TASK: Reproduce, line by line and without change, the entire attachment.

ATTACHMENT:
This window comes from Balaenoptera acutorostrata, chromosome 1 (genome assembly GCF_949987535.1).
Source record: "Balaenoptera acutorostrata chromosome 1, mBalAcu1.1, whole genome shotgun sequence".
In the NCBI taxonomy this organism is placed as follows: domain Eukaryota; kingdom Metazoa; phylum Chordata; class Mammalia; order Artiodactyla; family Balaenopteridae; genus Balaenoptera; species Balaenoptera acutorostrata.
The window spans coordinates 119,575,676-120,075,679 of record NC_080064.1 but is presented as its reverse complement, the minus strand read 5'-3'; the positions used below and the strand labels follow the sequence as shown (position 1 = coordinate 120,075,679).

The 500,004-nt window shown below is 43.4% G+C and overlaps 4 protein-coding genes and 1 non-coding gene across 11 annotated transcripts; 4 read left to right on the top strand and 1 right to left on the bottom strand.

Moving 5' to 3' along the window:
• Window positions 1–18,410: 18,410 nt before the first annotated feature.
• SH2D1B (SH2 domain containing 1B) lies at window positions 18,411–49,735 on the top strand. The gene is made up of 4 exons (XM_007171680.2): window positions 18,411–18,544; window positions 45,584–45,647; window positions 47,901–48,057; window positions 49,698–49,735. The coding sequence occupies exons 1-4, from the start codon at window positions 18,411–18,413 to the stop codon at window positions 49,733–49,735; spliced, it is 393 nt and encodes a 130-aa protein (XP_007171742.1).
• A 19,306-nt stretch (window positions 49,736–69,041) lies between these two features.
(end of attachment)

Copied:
This window comes from Balaenoptera acutorostrata, chromosome 1 (genome assembly GCF_949987535.1).
Source record: "Balaenoptera acutorostrata chromosome 1, mBalAcu1.1, whole genome shotgun sequence".
In the NCBI taxonomy this organism is placed as follows: domain Eukaryota; kingdom Metazoa; phylum Chordata; class Mammalia; order Artiodactyla; family Balaenopteridae; genus Balaenoptera; species Balaenoptera acutorostrata.
The window spans coordinates 119,575,676-120,075,679 of record NC_080064.1 but is presented as its reverse complement, the minus strand read 5'-3'; the positions used below and the strand labels follow the sequence as shown (position 1 = coordinate 120,075,679).

The 500,004-nt window shown below is 43.4% G+C and overlaps 4 protein-coding genes and 1 non-coding gene across 11 annotated transcripts; 4 read left to right on the top strand and 1 right to left on the bottom strand.

Moving 5' to 3' along the window:
• Window positions 1–18,410: 18,410 nt before the first annotated feature.
• SH2D1B (SH2 domain containing 1B) lies at window positions 18,411–49,735 on the top strand. The gene is made up of 4 exons (XM_007171680.2): window positions 18,411–18,544; window positions 45,584–45,647; window positions 47,901–48,057; window positions 49,698–49,735. The coding sequence occupies exons 1-4, from the start codon at window positions 18,411–18,413 to the stop codon at window positions 49,733–49,735; spliced, it is 393 nt and encodes a 130-aa protein (XP_007171742.1).
• A 19,306-nt stretch (window positions 49,736–69,041) lies between these two features.